David MacLeod, Mary Kilavi, Emmah Mwangi, Maurine Ambani, Michael Osunga, Joanne Robbins, Richard Graham, Pedram Rowhani, and Martin C. Todd
Nat. Hazards Earth Syst. Sci., 21, 261–277,Short summary
Forecasts of natural hazards save lives. But the accuracy of forecasts must be evaluated before use. Here we evaluate heavy rainfall advisories over Kenya. We assess their ability to anticipate heavy rainfall and show how well they warned of recent floods which had significant impacts. We find that although they effectively warn of heavy rainfall and flooding, issues such as a lack of spatial detail limit their utility for systematic approaches to preparedness.
Linda van Garderen, Frauke Feser, and Theodore G. Shepherd
Nat. Hazards Earth Syst. Sci., 21, 171–186,Short summary
The storyline method is used to quantify the effect of climate change on a particular extreme weather event using a global atmospheric model by simulating the event with and without climate change. We present the method and its successful application for the climate change signals of the European 2003 and the Russian 2010 heatwaves.
Raphaël Cécé, Didier Bernard, Yann Krien, Frédéric Leone, Thomas Candela, Matthieu Péroche, Emmanuel Biabiany, Gael Arnaud, Ali Belmadani, Philippe Palany, and Narcisse Zahibo
Nat. Hazards Earth Syst. Sci., 21, 129–145,Short summary
The present innovative modeling aims to combine the most realistic simulated strongest gusts driven by tornado-scale vortices within the eyewall and the most realistic complex terrain effects. The present modeling method could be easily extended to other small mountainous islands to improve the understanding of observed past damage and to develop safer urban management and appropriate building standards.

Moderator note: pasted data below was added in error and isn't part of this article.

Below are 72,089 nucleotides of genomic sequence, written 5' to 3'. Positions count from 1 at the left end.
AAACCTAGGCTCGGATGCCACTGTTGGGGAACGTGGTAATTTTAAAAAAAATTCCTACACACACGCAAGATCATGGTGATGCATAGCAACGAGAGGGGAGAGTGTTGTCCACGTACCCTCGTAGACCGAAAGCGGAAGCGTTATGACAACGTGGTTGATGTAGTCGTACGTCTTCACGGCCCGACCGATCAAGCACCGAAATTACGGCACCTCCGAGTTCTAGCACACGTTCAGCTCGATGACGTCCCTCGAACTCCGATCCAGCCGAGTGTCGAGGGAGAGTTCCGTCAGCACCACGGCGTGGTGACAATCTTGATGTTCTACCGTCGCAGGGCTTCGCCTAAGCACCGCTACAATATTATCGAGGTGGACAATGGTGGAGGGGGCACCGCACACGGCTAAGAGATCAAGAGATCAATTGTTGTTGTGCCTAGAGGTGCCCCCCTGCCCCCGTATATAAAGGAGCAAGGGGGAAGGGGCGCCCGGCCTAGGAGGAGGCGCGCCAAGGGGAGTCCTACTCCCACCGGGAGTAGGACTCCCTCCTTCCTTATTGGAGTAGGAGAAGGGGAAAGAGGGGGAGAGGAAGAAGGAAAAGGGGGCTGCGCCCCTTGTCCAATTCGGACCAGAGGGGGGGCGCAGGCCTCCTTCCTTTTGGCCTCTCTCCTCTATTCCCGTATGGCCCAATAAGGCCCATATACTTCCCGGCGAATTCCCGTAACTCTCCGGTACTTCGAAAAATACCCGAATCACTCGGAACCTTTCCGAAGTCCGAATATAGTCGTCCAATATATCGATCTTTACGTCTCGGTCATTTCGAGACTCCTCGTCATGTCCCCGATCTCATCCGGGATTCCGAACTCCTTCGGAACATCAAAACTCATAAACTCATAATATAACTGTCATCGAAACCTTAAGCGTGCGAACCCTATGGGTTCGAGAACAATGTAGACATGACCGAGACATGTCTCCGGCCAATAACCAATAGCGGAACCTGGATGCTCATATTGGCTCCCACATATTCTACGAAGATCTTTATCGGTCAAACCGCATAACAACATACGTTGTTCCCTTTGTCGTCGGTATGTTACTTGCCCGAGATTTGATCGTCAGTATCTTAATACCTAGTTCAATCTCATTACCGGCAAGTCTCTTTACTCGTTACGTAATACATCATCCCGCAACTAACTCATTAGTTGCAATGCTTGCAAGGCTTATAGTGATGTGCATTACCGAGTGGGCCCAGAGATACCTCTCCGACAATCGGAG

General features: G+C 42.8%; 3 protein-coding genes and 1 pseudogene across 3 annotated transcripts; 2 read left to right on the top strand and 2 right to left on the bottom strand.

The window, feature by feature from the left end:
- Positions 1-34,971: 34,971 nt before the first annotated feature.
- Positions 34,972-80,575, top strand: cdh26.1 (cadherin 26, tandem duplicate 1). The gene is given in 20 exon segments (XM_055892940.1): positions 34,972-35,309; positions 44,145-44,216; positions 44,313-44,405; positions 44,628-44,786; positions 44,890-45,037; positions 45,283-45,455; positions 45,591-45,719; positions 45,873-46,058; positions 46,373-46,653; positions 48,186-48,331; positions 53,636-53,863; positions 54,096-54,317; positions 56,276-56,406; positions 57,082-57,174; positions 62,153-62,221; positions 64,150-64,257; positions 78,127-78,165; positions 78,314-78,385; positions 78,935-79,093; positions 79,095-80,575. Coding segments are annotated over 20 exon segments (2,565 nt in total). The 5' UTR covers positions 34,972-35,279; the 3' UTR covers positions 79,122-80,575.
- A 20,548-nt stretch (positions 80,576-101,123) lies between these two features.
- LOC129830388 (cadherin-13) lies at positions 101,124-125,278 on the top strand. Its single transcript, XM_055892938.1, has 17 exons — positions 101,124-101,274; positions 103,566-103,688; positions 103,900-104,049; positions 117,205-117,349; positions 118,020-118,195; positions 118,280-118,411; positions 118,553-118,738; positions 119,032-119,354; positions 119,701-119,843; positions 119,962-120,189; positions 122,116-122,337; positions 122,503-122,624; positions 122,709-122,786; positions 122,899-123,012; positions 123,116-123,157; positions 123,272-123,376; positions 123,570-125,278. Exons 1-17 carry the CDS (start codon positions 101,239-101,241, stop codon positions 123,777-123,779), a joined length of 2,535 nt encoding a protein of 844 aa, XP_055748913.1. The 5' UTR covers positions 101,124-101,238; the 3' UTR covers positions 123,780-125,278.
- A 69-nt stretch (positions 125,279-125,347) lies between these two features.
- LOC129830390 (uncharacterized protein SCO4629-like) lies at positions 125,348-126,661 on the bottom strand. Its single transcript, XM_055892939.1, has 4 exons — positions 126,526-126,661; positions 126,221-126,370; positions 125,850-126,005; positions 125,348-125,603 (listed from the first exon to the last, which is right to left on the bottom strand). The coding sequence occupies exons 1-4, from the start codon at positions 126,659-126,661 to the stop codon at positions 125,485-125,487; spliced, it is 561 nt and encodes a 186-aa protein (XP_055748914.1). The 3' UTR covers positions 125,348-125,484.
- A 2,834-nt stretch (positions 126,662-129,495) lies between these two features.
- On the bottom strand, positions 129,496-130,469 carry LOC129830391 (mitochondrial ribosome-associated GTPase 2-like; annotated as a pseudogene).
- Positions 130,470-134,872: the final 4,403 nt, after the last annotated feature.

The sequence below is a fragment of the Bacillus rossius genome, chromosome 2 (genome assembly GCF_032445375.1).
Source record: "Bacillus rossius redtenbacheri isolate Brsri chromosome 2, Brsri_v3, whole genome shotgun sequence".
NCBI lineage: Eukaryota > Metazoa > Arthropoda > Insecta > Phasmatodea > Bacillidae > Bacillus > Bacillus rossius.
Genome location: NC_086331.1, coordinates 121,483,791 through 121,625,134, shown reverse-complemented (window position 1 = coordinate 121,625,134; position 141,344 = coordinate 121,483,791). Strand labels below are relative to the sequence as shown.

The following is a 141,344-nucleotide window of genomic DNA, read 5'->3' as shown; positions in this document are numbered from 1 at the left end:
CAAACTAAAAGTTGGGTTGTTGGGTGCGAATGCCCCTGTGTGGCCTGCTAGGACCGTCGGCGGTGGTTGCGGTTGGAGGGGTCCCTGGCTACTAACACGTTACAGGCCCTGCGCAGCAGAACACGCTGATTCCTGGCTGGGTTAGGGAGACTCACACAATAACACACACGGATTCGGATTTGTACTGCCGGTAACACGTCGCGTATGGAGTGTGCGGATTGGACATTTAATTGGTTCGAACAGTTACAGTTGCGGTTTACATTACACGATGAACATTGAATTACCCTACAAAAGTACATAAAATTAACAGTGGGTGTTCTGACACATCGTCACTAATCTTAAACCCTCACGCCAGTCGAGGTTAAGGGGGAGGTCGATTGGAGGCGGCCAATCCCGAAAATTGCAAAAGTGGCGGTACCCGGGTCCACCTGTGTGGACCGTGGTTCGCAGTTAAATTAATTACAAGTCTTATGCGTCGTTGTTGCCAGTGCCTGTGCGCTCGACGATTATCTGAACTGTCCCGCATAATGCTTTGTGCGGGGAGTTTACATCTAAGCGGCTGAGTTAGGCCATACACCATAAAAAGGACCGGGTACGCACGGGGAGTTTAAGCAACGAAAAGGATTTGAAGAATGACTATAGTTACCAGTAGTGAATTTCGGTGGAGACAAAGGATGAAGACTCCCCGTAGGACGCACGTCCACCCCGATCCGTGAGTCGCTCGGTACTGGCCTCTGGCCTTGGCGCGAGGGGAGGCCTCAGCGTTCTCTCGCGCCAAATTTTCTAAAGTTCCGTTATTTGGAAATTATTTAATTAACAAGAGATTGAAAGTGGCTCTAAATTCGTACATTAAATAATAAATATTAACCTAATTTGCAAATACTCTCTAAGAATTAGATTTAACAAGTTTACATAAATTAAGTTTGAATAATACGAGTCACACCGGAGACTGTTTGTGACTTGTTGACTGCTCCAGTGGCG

Shunya Koseki, Priscilla A. Mooney, William Cabos, Miguel Ángel Gaertner, Alba de la Vara, and Juan Jesus González-Alemán
Nat. Hazards Earth Syst. Sci., 21, 53–71,Short summary
This study investigated one case of a tropical-like cyclone over the Mediterranean Sea under present and future climate conditions with a regional climate model. A pseudo global warming (PGW) technique is employed to simulate the cyclone under future climate, and our simulation showed that the cyclone is moderately strengthened by warmer climate. Other PGW simulations where only ocean and atmosphere are warmed reveal the interesting results that both have counteracting effects on the cyclone.
Marcus Hirtl, Barbara Scherllin-Pirscher, Martin Stuefer, Delia Arnold, Rocio Baro, Christian Maurer, and Marie D. Mulder
Nat. Hazards Earth Syst. Sci., 20, 3099–3115,Short summary
The paper shows the application of a new volcanic emission preprocessor for the chemical transport model WRF-Chem. The model is evaluated with different observational data sets for the eruption of the Grimsvötn volcano 2011.
Alexander Krug, Daniel Fenner, Hans-Guido Mücke, and Dieter Scherer
Nat. Hazards Earth Syst. Sci., 20, 3083–3097,Short summary
This study investigates hot weather episodes in eight German cities which are statistically associated with increased mortality. Besides air temperature, ozone concentrations partly explain these mortality rates. The strength of the respective contributions of the two stressors varies across the cities. Results highlight that during hot weather episodes, not only high air temperature affects urban populations; concurrently high ozone concentrations also play an important role in public health.
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The study investigates trends in mean and extreme rainfall, run-off, temperature and their relationship with large-scale atmospheric circulation. It focuses on two Moroccan watersheds; Bouregreg and Tensift, using data from 1977 to 2003. Results do not show a homogeneous behaviour in the catchments; the influence of the large-scale atmospheric circulation is different and a clear spatial dependence of the trend analysis is linked to the distance from the coast and the mountains.
The study investigates trends in mean and extreme rainfall, run-off, temperature and their...